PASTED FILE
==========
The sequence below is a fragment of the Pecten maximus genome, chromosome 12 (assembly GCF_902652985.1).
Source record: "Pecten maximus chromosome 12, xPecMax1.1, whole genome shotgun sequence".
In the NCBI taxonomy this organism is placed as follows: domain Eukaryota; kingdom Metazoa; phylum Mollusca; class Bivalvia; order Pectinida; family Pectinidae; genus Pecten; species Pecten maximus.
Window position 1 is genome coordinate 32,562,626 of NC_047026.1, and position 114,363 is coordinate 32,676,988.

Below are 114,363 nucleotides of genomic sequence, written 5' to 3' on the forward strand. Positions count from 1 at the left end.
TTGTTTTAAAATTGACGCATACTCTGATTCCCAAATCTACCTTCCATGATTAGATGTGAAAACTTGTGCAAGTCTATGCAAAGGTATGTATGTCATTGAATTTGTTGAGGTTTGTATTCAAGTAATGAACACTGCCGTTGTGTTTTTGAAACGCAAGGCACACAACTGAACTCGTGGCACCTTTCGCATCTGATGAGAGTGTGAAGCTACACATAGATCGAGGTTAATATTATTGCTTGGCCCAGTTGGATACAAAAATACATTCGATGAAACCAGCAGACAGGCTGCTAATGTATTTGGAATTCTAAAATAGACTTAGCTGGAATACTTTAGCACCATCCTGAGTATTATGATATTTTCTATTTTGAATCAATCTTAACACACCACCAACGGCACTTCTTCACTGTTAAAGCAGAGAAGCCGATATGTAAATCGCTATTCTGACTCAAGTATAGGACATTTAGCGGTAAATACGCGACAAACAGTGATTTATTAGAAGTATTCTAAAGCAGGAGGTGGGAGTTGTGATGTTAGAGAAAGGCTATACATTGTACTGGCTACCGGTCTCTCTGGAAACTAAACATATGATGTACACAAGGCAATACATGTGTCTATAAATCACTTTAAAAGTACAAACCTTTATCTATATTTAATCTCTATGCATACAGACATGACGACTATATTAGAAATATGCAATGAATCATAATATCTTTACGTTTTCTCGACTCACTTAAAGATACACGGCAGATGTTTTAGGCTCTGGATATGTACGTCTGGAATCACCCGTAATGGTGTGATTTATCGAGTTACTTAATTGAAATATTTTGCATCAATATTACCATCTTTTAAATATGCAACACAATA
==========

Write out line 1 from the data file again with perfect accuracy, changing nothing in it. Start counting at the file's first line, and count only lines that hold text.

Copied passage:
The sequence below is a fragment of the Pecten maximus genome, chromosome 12 (assembly GCF_902652985.1).